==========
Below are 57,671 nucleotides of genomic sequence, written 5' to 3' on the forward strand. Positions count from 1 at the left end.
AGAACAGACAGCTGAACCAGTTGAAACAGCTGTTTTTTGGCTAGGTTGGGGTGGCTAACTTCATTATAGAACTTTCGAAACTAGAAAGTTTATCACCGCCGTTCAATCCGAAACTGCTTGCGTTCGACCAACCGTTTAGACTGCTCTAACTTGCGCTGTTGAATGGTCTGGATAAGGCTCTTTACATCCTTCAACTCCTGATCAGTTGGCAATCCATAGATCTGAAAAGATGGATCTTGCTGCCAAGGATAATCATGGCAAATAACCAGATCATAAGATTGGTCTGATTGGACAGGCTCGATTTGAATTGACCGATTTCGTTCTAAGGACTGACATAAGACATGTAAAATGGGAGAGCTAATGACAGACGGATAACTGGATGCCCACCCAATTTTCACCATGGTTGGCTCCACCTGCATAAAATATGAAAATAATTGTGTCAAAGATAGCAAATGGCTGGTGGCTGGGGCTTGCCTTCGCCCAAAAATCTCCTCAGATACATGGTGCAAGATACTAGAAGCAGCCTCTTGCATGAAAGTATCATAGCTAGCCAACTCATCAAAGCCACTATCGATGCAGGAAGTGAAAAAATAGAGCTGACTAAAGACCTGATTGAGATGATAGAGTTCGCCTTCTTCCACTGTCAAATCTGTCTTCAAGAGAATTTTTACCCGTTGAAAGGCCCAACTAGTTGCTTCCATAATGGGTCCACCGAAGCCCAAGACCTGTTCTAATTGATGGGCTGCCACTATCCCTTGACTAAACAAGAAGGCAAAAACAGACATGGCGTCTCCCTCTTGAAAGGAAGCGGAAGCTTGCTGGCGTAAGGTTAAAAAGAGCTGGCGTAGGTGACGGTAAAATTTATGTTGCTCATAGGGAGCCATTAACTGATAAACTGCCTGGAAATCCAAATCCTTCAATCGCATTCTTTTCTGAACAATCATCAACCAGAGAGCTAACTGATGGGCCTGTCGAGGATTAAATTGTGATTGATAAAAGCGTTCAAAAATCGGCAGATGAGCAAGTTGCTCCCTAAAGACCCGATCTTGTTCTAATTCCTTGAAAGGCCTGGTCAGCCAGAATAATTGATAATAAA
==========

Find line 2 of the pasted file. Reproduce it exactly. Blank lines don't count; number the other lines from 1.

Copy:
AGAACAGACAGCTGAACCAGTTGAAACAGCTGTTTTTTGGCTAGGTTGGGGTGGCTAACTTCATTATAGAACTTTCGAAACTAGAAAGTTTATCACCGCCGTTCAATCCGAAACTGCTTGCGTTCGACCAACCGTTTAGACTGCTCTAACTTGCGCTGTTGAATGGTCTGGATAAGGCTCTTTACATCCTTCAACTCCTGATCAGTTGGCAATCCATAGATCTGAAAAGATGGATCTTGCTGCCAAGGATAATCATGGCAAATAACCAGATCATAAGATTGGTCTGATTGGACAGGCTCGATTTGAATTGACCGATTTCGTTCTAAGGACTGACATAAGACATGTAAAATGGGAGAGCTAATGACAGACGGATAACTGGATGCCCACCCAATTTTCACCATGGTTGGCTCCACCTGCATAAAATATGAAAATAATTGTGTCAAAGATAGCAAATGGCTGGTGGCTGGGGCTTGCCTTCGCCCAAAAATCTCCTCAGATACATGGTGCAAGATACTAGAAGCAGCCTCTTGCATGAAAGTATCATAGCTAGCCAACTCATCAAAGCCACTATCGATGCAGGAAGTGAAAAAATAGAGCTGACTAAAGACCTGATTGAGATGATAGAGTTCGCCTTCTTCCACTGTCAAATCTGTCTTCAAGAGAATTTTTACCCGTTGAAAGGCCCAACTAGTTGCTTCCATAATGGGTCCACCGAAGCCCAAGACCTGTTCTAATTGATGGGCTGCCACTATCCCTTGACTAAACAAGAAGGCAAAAACAGACATGGCGTCTCCCTCTTGAAAGGAAGCGGAAGCTTGCTGGCGTAAGGTTAAAAAGAGCTGGCGTAGGTGACGGTAAAATTTATGTTGCTCATAGGGAGCCATTAACTGATAAACTGCCTGGAAATCCAAATCCTTCAATCGCATTCTTTTCTGAACAATCATCAACCAGAGAGCTAACTGATGGGCCTGTCGAGGATTAAATTGTGATTGATAAAAGCGTTCAAAAATCGGCAGATGAGCAAGTTGCTCCCTAAAGACCCGATCTTGTTCTAATTCCTTGAAAGGCCTGGTCAGCCAGAATAATTGATAATAAA